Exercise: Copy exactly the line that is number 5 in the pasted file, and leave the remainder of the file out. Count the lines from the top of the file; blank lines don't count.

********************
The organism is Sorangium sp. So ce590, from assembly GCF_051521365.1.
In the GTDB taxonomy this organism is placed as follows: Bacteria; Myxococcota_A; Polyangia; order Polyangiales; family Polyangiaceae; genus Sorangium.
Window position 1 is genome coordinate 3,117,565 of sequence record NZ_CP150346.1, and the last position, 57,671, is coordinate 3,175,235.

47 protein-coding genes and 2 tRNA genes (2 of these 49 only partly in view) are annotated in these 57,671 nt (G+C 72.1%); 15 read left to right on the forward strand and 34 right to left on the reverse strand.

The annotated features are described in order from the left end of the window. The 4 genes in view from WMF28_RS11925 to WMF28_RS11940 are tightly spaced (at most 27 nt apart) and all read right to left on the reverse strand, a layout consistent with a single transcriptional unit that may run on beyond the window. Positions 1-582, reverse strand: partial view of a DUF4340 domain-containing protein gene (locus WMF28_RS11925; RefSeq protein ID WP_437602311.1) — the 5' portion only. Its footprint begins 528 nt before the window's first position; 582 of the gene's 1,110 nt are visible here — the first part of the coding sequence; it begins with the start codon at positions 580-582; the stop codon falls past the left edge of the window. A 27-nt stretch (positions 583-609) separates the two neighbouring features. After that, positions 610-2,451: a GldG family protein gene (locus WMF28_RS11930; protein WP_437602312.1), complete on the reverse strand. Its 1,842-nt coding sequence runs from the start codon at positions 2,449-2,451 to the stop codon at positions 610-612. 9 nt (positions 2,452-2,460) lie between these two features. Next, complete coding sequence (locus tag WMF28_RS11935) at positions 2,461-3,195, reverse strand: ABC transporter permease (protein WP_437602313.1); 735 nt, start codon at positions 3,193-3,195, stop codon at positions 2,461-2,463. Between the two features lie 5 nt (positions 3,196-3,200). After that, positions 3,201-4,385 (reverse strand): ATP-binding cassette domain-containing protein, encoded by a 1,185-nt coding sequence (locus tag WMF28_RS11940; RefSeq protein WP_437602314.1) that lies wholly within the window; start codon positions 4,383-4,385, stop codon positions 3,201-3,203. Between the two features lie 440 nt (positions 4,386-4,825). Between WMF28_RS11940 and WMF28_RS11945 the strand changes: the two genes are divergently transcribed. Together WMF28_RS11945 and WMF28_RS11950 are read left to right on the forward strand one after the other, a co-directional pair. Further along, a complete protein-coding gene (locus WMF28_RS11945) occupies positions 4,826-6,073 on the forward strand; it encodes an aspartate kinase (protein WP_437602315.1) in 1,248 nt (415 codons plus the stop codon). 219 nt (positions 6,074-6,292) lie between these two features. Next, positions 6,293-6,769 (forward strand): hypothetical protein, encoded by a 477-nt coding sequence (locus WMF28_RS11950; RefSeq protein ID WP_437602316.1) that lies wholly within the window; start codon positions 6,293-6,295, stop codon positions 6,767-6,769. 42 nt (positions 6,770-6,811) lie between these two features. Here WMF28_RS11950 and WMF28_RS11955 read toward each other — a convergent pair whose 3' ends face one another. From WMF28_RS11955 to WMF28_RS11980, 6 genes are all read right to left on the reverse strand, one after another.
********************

The annotated features are described in order from the left end of the window. The 4 genes in view from WMF28_RS11925 to WMF28_RS11940 are tightly spaced (at most 27 nt apart) and all read right to left on the reverse strand, a layout consistent with a single transcriptional unit that may run on beyond the window. Positions 1-582, reverse strand: partial view of a DUF4340 domain-containing protein gene (locus WMF28_RS11925; RefSeq protein ID WP_437602311.1) — the 5' portion only. Its footprint begins 528 nt before the window's first position; 582 of the gene's 1,110 nt are visible here — the first part of the coding sequence; it begins with the start codon at positions 580-582; the stop codon falls past the left edge of the window. A 27-nt stretch (positions 583-609) separates the two neighbouring features. After that, positions 610-2,451: a GldG family protein gene (locus WMF28_RS11930; protein WP_437602312.1), complete on the reverse strand. Its 1,842-nt coding sequence runs from the start codon at positions 2,449-2,451 to the stop codon at positions 610-612. 9 nt (positions 2,452-2,460) lie between these two features. Next, complete coding sequence (locus tag WMF28_RS11935) at positions 2,461-3,195, reverse strand: ABC transporter permease (protein WP_437602313.1); 735 nt, start codon at positions 3,193-3,195, stop codon at positions 2,461-2,463. Between the two features lie 5 nt (positions 3,196-3,200). After that, positions 3,201-4,385 (reverse strand): ATP-binding cassette domain-containing protein, encoded by a 1,185-nt coding sequence (locus tag WMF28_RS11940; RefSeq protein WP_437602314.1) that lies wholly within the window; start codon positions 4,383-4,385, stop codon positions 3,201-3,203. Between the two features lie 440 nt (positions 4,386-4,825). Between WMF28_RS11940 and WMF28_RS11945 the strand changes: the two genes are divergently transcribed. Together WMF28_RS11945 and WMF28_RS11950 are read left to right on the forward strand one after the other, a co-directional pair. Further along, a complete protein-coding gene (locus WMF28_RS11945) occupies positions 4,826-6,073 on the forward strand; it encodes an aspartate kinase (protein WP_437602315.1) in 1,248 nt (415 codons plus the stop codon). 219 nt (positions 6,074-6,292) lie between these two features. Next, positions 6,293-6,769 (forward strand): hypothetical protein, encoded by a 477-nt coding sequence (locus WMF28_RS11950; RefSeq protein ID WP_437602316.1) that lies wholly within the window; start codon positions 6,293-6,295, stop codon positions 6,767-6,769. 42 nt (positions 6,770-6,811) lie between these two features. Here WMF28_RS11950 and WMF28_RS11955 read toward each other — a convergent pair whose 3' ends face one another. From WMF28_RS11955 to WMF28_RS11980, 6 genes are all read right to left on the reverse strand, one after another.